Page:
Our rickshaw skidded past cars and buses. Anyone with the slightest curiosity towards visual arts will find treasure in this part of town. The overshadowing krishnochura or the 10-feet tall stilt walker with his bohurupi attires - there is always a facet to paint, photograph or carve at every nook of the campus area. My fingers kept clicking the shutter, capturing a face there, a motion here, a lazy rickshaw puller now, a strange graffiti somewhere… moments were everywhere. It's enthralling as to how much diversity this place has to offer!

A jolted halt in front of Nirob and we were suddenly surrounded by adda, food and noise. Nirob is a popular restaurant at Chankharpool, a 10-minute rickshaw ride from TSC. The place has a unique menu comprising rice, bhorta and vegetables, and is a great place to hang out. On the outskirts of the university area, the place has an array of famous food restaurants such as Mamun Biriyani, Nanna Miya, Shohag Hotel and street bakorkhani. Every mouth watering Old Dhaka delicacy has found its niche at Chankharpool making it a hotspot for students and visitors from the university. Our next stop was Charukola.

Charukola has an inspiring quality of being serene and spirited at the same time. Art students sketch or paint, photographers find their muse amidst the greenery or stone sculptures, poets cherish a quiet spot for some reflections, and visitors like us rediscover another side of the growing metropolis. We found a group of youth humming familiar notes under the shades of the great banyan tree inside Charukola, and joined the crowd. It's almost poetic as to how random strangers can be united through chaa and guitars, especially when it comes to Dhaka University. Charukola has something to offer to anyone and everyone. The Joynul Gallery on the ground floor or Chhobi Haat across the street is always bustling with activity, and provides a unique and memorable experience to anyone who comes across it. While University of Dhaka remains an important academic and research centre in South Asia, for the avid commoner, it remains a place to experience, relive and rediscover the many aspects of Bangladesh. Be it an adda, a photo hunt, a heritage site, a place to roam around or some moment of seclusion, it responds to any need of the soul. Despite the many controversial political movements, it remains today as a much loved, cherished and historically significant location for people from all parts of the country.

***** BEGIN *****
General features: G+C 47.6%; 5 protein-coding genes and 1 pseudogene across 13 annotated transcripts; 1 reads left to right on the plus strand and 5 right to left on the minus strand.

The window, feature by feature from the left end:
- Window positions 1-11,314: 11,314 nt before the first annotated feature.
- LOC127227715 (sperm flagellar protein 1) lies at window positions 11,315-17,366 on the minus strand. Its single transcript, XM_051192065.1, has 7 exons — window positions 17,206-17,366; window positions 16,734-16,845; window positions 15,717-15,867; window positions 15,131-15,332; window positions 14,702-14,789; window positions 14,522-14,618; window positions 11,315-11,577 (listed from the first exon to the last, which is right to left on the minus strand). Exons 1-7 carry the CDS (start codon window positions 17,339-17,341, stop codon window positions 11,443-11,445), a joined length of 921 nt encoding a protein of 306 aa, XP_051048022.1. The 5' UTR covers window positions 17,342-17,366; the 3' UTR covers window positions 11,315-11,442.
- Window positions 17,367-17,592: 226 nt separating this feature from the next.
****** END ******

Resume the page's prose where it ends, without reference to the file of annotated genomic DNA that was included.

And the students say….

By Raisa Rafique

Photo: Mohammad Moniruzzaman

Many years ago a little kid went to visit a place in Dhaka with her uncle. It was a huge place so they kept walking and walking. There were sombre-looking buildings and people holding books everywhere; laughing and chatting in merriment as the kid watched with wide eyes. A group of people were singing patriotic songs in a corner while another group was busy upon a stage participating in a play. Boimela was going on a bit farther ahead and there was so much festivity in the air! The kid looked up in amazement and found the uncle smiling, “Behold, the University of Dhaka. Some day you too will be a part of all this.”

That's how it all started for yours truly.

Studying at DU had always been a dream, therefore the rush of relief and the newfound sense of belonging that came with the admission test results, felt simply other-worldly. It's been three years since then. So what IS studying at DU really like?

Enlightening- is the first word that comes to mind. University is a whole new level in a student's life and DU makes sure its students are provided with a complete uni-experience. A huge campus, separate faculty areas, libraries (central, science, public, departmental, dorm. and so on), gymnasium, swimming pool, huge playing fields, TSC, IML (Institute of Modern Language), numerous clubs for students, clubs for teachers, medical concessions- DU has it all. From flower shops to cheap eateries, everything is within arms reach. Also the most important element for influencing impressionable minds- some of the best and coolest teachers of the country belong to this university. You don't always have to be a nerd to like their classes.

Turbulence- Youth is power. Power-struggles, gunfights, murder have become regular incidents and innocent students are getting tangled in the deadly web that is student politics.